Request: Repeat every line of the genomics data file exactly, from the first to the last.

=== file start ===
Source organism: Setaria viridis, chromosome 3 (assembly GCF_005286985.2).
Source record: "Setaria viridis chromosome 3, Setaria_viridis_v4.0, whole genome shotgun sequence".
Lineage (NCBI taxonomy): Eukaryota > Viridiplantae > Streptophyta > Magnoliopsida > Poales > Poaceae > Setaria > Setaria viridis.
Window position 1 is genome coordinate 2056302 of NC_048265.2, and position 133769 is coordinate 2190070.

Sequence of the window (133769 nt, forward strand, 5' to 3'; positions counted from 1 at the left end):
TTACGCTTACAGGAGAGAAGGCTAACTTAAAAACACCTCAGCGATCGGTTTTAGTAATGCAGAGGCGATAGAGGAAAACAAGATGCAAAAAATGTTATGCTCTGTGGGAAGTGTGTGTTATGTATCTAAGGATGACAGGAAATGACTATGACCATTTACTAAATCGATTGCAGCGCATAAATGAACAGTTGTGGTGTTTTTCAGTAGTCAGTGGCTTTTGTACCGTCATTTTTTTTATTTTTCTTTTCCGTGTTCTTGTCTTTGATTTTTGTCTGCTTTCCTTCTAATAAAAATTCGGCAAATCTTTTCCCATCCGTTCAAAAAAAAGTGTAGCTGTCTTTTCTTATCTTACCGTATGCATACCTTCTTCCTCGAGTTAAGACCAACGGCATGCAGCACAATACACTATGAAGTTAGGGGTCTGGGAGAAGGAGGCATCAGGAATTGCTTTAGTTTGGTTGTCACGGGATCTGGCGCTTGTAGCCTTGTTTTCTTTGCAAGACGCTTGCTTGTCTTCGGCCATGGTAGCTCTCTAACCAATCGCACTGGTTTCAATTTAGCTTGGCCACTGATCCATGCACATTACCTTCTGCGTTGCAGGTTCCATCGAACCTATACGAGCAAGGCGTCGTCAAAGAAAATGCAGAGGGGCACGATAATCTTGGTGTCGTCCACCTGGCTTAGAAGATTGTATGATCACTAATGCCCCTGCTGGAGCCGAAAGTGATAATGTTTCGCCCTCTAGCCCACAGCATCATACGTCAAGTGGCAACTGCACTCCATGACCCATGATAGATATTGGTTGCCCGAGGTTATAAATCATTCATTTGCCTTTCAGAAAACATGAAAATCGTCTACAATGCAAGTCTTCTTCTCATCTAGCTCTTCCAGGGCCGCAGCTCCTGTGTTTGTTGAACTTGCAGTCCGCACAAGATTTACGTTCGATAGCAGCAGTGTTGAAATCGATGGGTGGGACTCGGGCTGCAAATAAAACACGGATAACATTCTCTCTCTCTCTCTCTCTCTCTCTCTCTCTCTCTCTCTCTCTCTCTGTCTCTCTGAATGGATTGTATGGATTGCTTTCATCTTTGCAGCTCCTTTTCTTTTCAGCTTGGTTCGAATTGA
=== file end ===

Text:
Source organism: Setaria viridis, chromosome 3 (assembly GCF_005286985.2).
Source record: "Setaria viridis chromosome 3, Setaria_viridis_v4.0, whole genome shotgun sequence".
Lineage (NCBI taxonomy): Eukaryota > Viridiplantae > Streptophyta > Magnoliopsida > Poales > Poaceae > Setaria > Setaria viridis.
Window position 1 is genome coordinate 2056302 of NC_048265.2, and position 133769 is coordinate 2190070.

Sequence of the window (133769 nt, forward strand, 5' to 3'; positions counted from 1 at the left end):
TTACGCTTACAGGAGAGAAGGCTAACTTAAAAACACCTCAGCGATCGGTTTTAGTAATGCAGAGGCGATAGAGGAAAACAAGATGCAAAAAATGTTATGCTCTGTGGGAAGTGTGTGTTATGTATCTAAGGATGACAGGAAATGACTATGACCATTTACTAAATCGATTGCAGCGCATAAATGAACAGTTGTGGTGTTTTTCAGTAGTCAGTGGCTTTTGTACCGTCATTTTTTTTATTTTTCTTTTCCGTGTTCTTGTCTTTGATTTTTGTCTGCTTTCCTTCTAATAAAAATTCGGCAAATCTTTTCCCATCCGTTCAAAAAAAAGTGTAGCTGTCTTTTCTTATCTTACCGTATGCATACCTTCTTCCTCGAGTTAAGACCAACGGCATGCAGCACAATACACTATGAAGTTAGGGGTCTGGGAGAAGGAGGCATCAGGAATTGCTTTAGTTTGGTTGTCACGGGATCTGGCGCTTGTAGCCTTGTTTTCTTTGCAAGACGCTTGCTTGTCTTCGGCCATGGTAGCTCTCTAACCAATCGCACTGGTTTCAATTTAGCTTGGCCACTGATCCATGCACATTACCTTCTGCGTTGCAGGTTCCATCGAACCTATACGAGCAAGGCGTCGTCAAAGAAAATGCAGAGGGGCACGATAATCTTGGTGTCGTCCACCTGGCTTAGAAGATTGTATGATCACTAATGCCCCTGCTGGAGCCGAAAGTGATAATGTTTCGCCCTCTAGCCCACAGCATCATACGTCAAGTGGCAACTGCACTCCATGACCCATGATAGATATTGGTTGCCCGAGGTTATAAATCATTCATTTGCCTTTCAGAAAACATGAAAATCGTCTACAATGCAAGTCTTCTTCTCATCTAGCTCTTCCAGGGCCGCAGCTCCTGTGTTTGTTGAACTTGCAGTCCGCACAAGATTTACGTTCGATAGCAGCAGTGTTGAAATCGATGGGTGGGACTCGGGCTGCAAATAAAACACGGATAACATTCTCTCTCTCTCTCTCTCTCTCTCTCTCTCTCTCTCTCTCTCTCTCTGTCTCTCTGAATGGATTGTATGGATTGCTTTCATCTTTGCAGCTCCTTTTCTTTTCAGCTTGGTTCGAATTGA